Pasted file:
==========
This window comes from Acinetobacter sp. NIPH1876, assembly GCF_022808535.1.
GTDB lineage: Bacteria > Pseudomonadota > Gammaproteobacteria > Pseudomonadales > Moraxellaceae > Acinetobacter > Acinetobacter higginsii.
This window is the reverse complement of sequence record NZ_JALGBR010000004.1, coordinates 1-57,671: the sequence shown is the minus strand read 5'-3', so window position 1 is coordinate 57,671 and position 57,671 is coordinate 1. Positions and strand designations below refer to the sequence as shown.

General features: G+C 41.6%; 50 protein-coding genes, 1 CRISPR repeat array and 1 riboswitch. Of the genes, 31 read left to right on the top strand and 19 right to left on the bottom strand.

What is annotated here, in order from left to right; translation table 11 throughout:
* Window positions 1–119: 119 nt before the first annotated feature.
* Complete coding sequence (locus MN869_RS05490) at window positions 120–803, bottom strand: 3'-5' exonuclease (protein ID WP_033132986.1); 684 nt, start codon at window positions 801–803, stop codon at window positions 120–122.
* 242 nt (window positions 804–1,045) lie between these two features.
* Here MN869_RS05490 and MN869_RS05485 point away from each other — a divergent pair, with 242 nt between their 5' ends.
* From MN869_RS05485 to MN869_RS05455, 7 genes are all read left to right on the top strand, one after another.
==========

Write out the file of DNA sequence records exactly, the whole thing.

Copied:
This window comes from Acinetobacter sp. NIPH1876, assembly GCF_022808535.1.
GTDB lineage: Bacteria > Pseudomonadota > Gammaproteobacteria > Pseudomonadales > Moraxellaceae > Acinetobacter > Acinetobacter higginsii.
This window is the reverse complement of sequence record NZ_JALGBR010000004.1, coordinates 1-57,671: the sequence shown is the minus strand read 5'-3', so window position 1 is coordinate 57,671 and position 57,671 is coordinate 1. Positions and strand designations below refer to the sequence as shown.

General features: G+C 41.6%; 50 protein-coding genes, 1 CRISPR repeat array and 1 riboswitch. Of the genes, 31 read left to right on the top strand and 19 right to left on the bottom strand.

What is annotated here, in order from left to right; translation table 11 throughout:
* Window positions 1–119: 119 nt before the first annotated feature.
* Complete coding sequence (locus MN869_RS05490) at window positions 120–803, bottom strand: 3'-5' exonuclease (protein ID WP_033132986.1); 684 nt, start codon at window positions 801–803, stop codon at window positions 120–122.
* 242 nt (window positions 804–1,045) lie between these two features.
* Here MN869_RS05490 and MN869_RS05485 point away from each other — a divergent pair, with 242 nt between their 5' ends.
* From MN869_RS05485 to MN869_RS05455, 7 genes are all read left to right on the top strand, one after another.